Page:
Saturday, 1 February 2014

Monster Puroresu (PC Engine)

This game is a bit of a curiosity: it's a turn-based strategy wrestling game! Mechanically, it has more in common with Pokemon than Fire Pro Wrestling. This actually put me off the game when I first discovered it a few years ago: I saw the title and started it, expecting a probably-awful wrestling game along the lines of
Beast Wrestler or King of the Monsters, and greeted by many little boxes of Japanese text, I instantly turned it off.
Years later, I decided to give it another try and I'm glad I did! Although you'll be missing out on little, unimportant things like the plot or the names of moves, most of the stuff actually related to playing the game is expressed through numbers (and in case you're wondering, the plot, according to a website I found long ago is that an evil demon has taken control of the world, and a human scientist has created a group of mutant wrestlers to fight the demon's forces and liberate humanity).
Each wrestler has five stats: HP, ST, MP, SP, and GT. HP and MP are self-explanatory, serving the same purposes they serve in every game. SP isn't so obvious, and its purpose is still somewhat obscure to me. To explain ST and GT first requires explaining how the game works.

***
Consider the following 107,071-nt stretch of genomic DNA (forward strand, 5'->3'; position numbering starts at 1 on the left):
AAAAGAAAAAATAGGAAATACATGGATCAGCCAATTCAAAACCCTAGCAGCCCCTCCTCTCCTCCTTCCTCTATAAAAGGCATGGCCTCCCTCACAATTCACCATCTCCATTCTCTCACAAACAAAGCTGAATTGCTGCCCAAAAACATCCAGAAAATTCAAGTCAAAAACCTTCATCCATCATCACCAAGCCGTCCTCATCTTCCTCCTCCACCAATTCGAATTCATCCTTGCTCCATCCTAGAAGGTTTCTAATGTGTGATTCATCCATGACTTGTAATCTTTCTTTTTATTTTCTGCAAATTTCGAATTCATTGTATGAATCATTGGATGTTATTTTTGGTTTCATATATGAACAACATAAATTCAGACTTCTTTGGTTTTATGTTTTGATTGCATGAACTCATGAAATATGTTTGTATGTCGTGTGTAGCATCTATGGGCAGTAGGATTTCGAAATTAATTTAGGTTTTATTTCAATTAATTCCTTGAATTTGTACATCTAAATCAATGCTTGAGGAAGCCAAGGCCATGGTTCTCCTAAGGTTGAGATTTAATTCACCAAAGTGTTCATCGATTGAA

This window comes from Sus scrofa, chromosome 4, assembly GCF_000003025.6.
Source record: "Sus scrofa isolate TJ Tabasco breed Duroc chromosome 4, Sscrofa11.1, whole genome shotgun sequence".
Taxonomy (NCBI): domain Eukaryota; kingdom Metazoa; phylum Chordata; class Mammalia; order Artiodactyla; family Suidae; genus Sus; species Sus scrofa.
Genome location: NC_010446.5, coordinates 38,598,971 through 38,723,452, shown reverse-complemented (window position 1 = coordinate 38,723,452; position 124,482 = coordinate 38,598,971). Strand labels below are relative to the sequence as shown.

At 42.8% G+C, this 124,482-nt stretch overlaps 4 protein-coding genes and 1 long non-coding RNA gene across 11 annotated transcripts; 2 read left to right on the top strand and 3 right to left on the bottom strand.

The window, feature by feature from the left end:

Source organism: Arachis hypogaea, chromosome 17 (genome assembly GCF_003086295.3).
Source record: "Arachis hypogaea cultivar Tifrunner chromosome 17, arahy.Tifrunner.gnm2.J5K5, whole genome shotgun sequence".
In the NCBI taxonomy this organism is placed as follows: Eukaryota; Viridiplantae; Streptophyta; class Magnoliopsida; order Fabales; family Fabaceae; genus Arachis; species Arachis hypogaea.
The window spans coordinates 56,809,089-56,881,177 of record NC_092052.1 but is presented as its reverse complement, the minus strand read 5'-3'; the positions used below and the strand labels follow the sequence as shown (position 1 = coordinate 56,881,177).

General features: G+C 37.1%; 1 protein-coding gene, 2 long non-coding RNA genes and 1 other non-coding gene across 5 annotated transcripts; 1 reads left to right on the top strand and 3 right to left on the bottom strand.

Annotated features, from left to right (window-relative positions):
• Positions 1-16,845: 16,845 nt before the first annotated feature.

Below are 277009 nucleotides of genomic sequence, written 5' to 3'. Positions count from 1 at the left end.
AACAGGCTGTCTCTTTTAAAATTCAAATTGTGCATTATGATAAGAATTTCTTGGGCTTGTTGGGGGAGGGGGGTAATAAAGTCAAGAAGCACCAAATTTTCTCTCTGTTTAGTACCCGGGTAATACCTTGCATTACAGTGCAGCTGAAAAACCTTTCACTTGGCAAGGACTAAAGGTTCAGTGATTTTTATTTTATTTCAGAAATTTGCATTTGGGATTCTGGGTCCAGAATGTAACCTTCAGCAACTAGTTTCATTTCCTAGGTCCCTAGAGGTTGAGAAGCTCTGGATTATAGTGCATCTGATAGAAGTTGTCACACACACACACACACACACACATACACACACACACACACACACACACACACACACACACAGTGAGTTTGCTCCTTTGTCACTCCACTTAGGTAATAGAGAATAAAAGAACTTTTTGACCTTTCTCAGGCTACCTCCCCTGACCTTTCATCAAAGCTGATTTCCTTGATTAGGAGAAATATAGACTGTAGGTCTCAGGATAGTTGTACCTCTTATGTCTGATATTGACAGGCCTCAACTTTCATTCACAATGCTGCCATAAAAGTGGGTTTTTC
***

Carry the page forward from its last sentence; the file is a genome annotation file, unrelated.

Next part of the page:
The matches are turn-based, and each turn both wrestlers select a move from their repetoire. Moves come in four categories: hold, hit, power and magic. On selecting a move, each wrestler also recieves a
semi-randomly generated number, the wrestler with the highest roll is the attacker and the other defends. Each move also has its own power rating, higher rated moves do more damage, but tend to get lower rolls. The ST stat also determines how likely a wrestler is to get higher rolls, and GT is a temporary stat, which is increased when a wrestler takes damage, and it can be decreased when selecting a move to slightly increase your chance of getting a high number. After moves have been selected, there's a few seconds during which the players tap button I as quickly as possible to affect a blue/red bar determining how much damage the attacker's move does. This repeats until one wrestler's HP is reduced to zero.
While all this is happening, the top half of the screen depicts the action. Although the animation is pretty limited, the sprites are huge and the animation that there is does do a good job. Moves look painful, even when there's very silly cartoonish things going on like heads being pulled off and limbs exploding. The
wrestlers also all have very expressive faces, and amusing reactions to dismemberment and pain, whether their own or their opponents.
Monster Puroresu is a pretty fun game, though it definitely isn't for everyone. If you like any combination of wrestling, monsters and strategy, and you don't mind wading through lots of Japanese text, you should probably give it a try.

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